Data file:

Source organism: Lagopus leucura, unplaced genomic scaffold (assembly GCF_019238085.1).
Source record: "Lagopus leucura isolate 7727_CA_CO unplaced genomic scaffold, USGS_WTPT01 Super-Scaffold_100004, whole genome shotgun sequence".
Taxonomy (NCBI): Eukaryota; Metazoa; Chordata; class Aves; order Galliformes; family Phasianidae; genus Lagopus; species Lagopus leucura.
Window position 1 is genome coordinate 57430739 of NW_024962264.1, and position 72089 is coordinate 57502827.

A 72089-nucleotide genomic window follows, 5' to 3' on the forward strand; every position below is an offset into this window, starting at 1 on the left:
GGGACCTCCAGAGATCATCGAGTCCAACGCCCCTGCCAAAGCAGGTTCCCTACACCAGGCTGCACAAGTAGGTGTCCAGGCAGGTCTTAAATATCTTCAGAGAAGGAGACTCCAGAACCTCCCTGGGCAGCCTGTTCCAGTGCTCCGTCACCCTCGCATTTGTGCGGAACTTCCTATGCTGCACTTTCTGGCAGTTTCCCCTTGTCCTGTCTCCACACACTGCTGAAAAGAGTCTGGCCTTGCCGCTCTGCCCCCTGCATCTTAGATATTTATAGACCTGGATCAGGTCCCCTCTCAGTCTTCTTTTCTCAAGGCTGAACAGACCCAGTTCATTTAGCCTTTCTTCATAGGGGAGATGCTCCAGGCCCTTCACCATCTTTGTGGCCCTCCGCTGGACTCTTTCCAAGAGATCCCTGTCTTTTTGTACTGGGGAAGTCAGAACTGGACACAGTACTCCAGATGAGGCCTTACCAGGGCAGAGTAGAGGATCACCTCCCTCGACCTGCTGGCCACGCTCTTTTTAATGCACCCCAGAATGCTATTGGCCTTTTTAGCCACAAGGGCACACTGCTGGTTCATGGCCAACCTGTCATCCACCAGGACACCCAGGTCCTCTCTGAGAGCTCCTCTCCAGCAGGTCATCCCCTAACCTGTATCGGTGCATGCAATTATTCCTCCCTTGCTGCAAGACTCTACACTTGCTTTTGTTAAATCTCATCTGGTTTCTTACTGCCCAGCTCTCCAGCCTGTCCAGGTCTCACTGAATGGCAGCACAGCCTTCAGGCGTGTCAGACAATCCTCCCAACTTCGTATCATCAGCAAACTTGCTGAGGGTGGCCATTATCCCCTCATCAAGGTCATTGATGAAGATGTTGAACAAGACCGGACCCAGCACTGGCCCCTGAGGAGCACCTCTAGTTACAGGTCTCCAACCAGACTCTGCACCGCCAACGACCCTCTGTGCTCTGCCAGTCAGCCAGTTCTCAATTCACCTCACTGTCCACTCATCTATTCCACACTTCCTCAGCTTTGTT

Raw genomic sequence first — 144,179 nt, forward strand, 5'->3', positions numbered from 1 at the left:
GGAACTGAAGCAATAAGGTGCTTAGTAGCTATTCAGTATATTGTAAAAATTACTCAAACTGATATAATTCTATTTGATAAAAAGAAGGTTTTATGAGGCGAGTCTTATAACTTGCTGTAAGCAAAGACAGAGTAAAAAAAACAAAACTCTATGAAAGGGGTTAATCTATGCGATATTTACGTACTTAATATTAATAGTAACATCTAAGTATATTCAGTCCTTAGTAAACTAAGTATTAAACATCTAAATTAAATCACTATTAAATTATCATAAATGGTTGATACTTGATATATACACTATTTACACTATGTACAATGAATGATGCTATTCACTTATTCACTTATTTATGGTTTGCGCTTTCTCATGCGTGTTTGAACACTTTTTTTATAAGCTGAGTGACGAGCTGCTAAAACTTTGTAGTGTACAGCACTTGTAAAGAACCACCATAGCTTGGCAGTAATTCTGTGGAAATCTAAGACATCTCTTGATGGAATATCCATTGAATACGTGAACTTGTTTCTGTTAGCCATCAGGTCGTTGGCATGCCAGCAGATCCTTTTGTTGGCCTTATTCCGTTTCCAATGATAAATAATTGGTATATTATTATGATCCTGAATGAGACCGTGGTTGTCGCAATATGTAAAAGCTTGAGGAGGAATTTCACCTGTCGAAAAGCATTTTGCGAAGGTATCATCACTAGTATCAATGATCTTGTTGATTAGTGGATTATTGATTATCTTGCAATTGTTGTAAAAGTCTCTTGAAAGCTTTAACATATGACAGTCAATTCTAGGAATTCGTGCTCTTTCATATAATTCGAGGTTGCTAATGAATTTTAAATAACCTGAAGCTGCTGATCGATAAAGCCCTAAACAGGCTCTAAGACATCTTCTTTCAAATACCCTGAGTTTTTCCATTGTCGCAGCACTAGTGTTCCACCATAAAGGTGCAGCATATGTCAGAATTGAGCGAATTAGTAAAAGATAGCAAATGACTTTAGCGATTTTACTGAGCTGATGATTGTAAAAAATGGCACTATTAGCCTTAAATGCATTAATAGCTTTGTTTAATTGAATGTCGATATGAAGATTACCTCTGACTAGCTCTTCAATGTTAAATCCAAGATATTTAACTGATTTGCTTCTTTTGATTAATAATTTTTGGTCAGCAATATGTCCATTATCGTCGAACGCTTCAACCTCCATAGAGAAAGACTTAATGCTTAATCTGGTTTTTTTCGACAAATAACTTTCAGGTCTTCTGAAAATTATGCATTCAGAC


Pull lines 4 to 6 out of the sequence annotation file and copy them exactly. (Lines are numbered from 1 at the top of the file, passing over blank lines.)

Window position 1 is genome coordinate 57430739 of NW_024962264.1, and position 72089 is coordinate 57502827.

A 72089-nucleotide genomic window follows, 5' to 3' on the forward strand; every position below is an offset into this window, starting at 1 on the left:
GGGACCTCCAGAGATCATCGAGTCCAACGCCCCTGCCAAAGCAGGTTCCCTACACCAGGCTGCACAAGTAGGTGTCCAGGCAGGTCTTAAATATCTTCAGAGAAGGAGACTCCAGAACCTCCCTGGGCAGCCTGTTCCAGTGCTCCGTCACCCTCGCATTTGTGCGGAACTTCCTATGCTGCACTTTCTGGCAGTTTCCCCTTGTCCTGTCTCCACACACTGCTGAAAAGAGTCTGGCCTTGCCGCTCTGCCCCCTGCATCTTAGATATTTATAGACCTGGATCAGGTCCCCTCTCAGTCTTCTTTTCTCAAGGCTGAACAGACCCAGTTCATTTAGCCTTTCTTCATAGGGGAGATGCTCCAGGCCCTTCACCATCTTTGTGGCCCTCCGCTGGACTCTTTCCAAGAGATCCCTGTCTTTTTGTACTGGGGAAGTCAGAACTGGACACAGTACTCCAGATGAGGCCTTACCAGGGCAGAGTAGAGGATCACCTCCCTCGACCTGCTGGCCACGCTCTTTTTAATGCACCCCAGAATGCTATTGGCCTTTTTAGCCACAAGGGCACACTGCTGGTTCATGGCCAACCTGTCATCCACCAGGACACCCAGGTCCTCTCTGAGAGCTCCTCTCCAGCAGGTCATCCCCTAACCTGTATCGGTGCATGCAATTATTCCTCCCTTGCTGCAAGACTCTACACTTGCTTTTGTTAAATCTCATCTGGTTTCTTACTGCCCAGCTCTCCAGCCTGTCCAGGTCTCACTGAATGGCAGCACAGCCTTCAGGCGTGTCAGACAATCCTCCCAACTTCGTATCATCAGCAAACTTGCTGAGGGTGGCCATTATCCCCTCATCAAGGTCATTGATGAAGATGTTGAACAAGACCGGACCCAGCACTGGCCCCTGAGGAGCACCTCTAGTTACAGGTCTCCAACCAGACTCTGCACCGCCAACGACCCTCTGTGCTCTGCCAGTCAGCCAGTTCTCAATTCACCTCACTGTCCACTCATCTATTCCACACTTCCTCAGCTTTGTT